The optimizer creates an initial feasible placement that is biased towards the application and minimizes the cost of the applications. It can also improve the placement in a way that optimizes the tradeoff between the objectives of the application provider and service provider.

In one or more embodiments of the invention, one can compute the following initial placement. For each application, one can select a candidate solution such that the total cost incurred by the application is minimized, that is, application $A_i$ uses solution $L_k \in S_i$ such that $C_{i,k}=min C_{i,j} L j \in S_i$ and $L_k$ can meet the QoS goals of $A_i$. This leads to an initial placement metric X=${(A1, L1), . . . , (A_i, L_i), . . . (A_N, L_N)}$ where $L_i$ is the least cost solution for application $A_i$. However, this placement may have huge imbalances in load.

As such, one can correct the load imbalance in the following manner. For each application and any other feasible solution for it, ($A_i, L_j$), $L_j \in S_i$, one can compute the goodness of movement which is defined as the improvement in the objective function by moving $A_i$ to $L_j$ from the placement $L_i$ given by X. One can then iteratively select the movement that leads to the highest improvement in objective function and terminate when the desired load factor is achieved. A typical objective function is, for example, an increase in load balance per unit increase in total application cost, but one or more embodiments of the invention cover all possible objective functions.

One or more embodiments of the present invention also include availability modeling. Because availability numbers are difficult to obtain experimentally (the measurement windows required would be impractical), one can use an analytical model for application availability. Application availability can be determined as a function of site availability and link availability where the function is based on the following two thumb rules. First, replicas lead to a multiplication of the non-availability (inverse of the mean time between failures (MTBF)) of an application. Also, the dependence on one more sites or links for a replica leads to a multiplicative term in the availability (1-1/MTBF) and an additive term in the mean time to recover (MTTR). The techniques described herein also allow an application to explicitly specify the number of replicas and the site and link availability metrics for each replica to deal with scenarios where modeling application availability from site and link availability may be difficult.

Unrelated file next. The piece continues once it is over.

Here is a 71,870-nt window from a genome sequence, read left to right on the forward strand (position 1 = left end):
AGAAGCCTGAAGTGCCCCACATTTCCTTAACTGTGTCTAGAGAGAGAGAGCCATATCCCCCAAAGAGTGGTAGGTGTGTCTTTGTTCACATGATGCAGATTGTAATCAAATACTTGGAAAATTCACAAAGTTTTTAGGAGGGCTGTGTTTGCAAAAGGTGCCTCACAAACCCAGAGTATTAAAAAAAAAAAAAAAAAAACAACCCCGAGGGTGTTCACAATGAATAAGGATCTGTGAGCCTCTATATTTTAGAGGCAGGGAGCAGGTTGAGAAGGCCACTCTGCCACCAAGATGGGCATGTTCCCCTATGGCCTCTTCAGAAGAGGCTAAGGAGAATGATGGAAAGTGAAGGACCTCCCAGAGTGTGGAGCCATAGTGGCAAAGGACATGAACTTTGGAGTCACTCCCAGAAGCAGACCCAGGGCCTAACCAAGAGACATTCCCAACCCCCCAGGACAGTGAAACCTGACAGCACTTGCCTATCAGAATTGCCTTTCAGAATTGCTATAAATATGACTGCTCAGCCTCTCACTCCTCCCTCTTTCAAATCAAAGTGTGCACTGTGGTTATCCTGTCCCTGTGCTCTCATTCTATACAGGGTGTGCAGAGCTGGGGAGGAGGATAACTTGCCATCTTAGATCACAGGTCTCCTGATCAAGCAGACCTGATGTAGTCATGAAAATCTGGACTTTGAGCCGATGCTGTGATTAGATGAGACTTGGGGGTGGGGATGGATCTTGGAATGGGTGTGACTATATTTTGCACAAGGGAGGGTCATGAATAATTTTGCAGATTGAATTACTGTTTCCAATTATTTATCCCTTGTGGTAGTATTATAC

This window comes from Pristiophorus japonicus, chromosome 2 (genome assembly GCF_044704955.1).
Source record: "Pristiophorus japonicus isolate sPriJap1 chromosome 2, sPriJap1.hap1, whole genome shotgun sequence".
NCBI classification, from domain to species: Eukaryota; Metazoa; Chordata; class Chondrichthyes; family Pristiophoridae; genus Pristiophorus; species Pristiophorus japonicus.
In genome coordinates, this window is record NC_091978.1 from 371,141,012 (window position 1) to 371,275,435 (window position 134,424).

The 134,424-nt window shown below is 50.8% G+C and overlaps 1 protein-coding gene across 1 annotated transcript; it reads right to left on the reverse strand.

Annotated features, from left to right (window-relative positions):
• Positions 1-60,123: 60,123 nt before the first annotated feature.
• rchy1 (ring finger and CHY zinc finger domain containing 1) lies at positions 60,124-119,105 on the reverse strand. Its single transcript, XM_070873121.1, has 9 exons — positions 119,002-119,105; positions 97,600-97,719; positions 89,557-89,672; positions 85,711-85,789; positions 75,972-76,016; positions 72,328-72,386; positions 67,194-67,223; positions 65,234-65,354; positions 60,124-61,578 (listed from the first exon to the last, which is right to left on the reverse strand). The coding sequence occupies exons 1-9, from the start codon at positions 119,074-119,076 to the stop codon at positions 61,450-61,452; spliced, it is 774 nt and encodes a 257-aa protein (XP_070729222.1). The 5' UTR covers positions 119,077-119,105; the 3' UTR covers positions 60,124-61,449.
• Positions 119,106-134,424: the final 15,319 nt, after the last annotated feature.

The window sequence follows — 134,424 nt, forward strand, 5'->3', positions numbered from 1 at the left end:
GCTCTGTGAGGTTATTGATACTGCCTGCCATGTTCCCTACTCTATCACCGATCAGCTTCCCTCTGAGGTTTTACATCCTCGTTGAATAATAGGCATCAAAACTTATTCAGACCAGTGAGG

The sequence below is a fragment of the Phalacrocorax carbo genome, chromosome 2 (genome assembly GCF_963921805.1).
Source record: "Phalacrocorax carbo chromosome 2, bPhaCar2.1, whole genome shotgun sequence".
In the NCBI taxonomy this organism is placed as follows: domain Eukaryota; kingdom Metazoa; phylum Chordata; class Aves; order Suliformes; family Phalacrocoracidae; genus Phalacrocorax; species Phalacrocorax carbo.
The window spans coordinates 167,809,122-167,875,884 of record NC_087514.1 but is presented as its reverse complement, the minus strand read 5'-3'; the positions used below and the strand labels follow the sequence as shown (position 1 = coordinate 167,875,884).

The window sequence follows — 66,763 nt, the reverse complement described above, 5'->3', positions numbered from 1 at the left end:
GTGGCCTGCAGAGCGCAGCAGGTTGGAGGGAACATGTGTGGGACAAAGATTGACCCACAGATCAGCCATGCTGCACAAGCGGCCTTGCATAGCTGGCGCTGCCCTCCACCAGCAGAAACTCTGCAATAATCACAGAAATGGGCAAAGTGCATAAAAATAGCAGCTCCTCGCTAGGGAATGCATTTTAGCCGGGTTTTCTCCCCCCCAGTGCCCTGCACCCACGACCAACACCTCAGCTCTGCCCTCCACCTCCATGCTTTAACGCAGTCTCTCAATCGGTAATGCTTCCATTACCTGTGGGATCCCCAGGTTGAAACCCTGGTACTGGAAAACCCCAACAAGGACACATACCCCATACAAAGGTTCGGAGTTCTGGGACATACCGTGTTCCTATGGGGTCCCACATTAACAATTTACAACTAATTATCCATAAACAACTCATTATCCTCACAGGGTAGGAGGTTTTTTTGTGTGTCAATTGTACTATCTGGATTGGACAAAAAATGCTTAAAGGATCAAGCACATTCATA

One or more embodiments of the invention also include power modeling. One can use a measurement-based methodology to create power models for each site and application pair. The power model for an application on a site is created separately for each application and site pair, and is synthesized by running the application at various load-points on each site. The resultant power drawn by the resources that are used by the application is measured and the model is created by fitting a piece-wise linear function of power with an application load for each site.

The techniques described herein can also include performance modeling, which is created using a mix of measurements and expert information. The performance model can use third-party models that map response time to utilization for various classes of applications (for example, sequential input/output intensive workloads use the disk knee curve). This substantially reduces the learning time for the model, and is especially true because performance depends not only on the throughput of the given application but also on the other applications running on the site. As such, in order to create a performance model for an application, one would need to measure its performance when mixed with various other applications as well. The use of third-party models, if available, allows one to quickly converge to a reasonable performance model for each application.

As described herein, one or more embodiments of the invention advantageously provision service within a geographically distributed enterprise with multiple administrative domains. Additionally, the techniques described herein promote integrated resource pools, as well as consolidation and efficient resource usage across the organization (for example, a globally integrated enterprise (GIE), global service delivery, etc.). One or more embodiments of the invention also include a platform for composite software as a service (SaaS) applications that can integrate and host services provided by external entities or across multiple geographically distributed administrative domains. Further, the techniques described herein can include a federated independent software vendor (ISV) testing platform.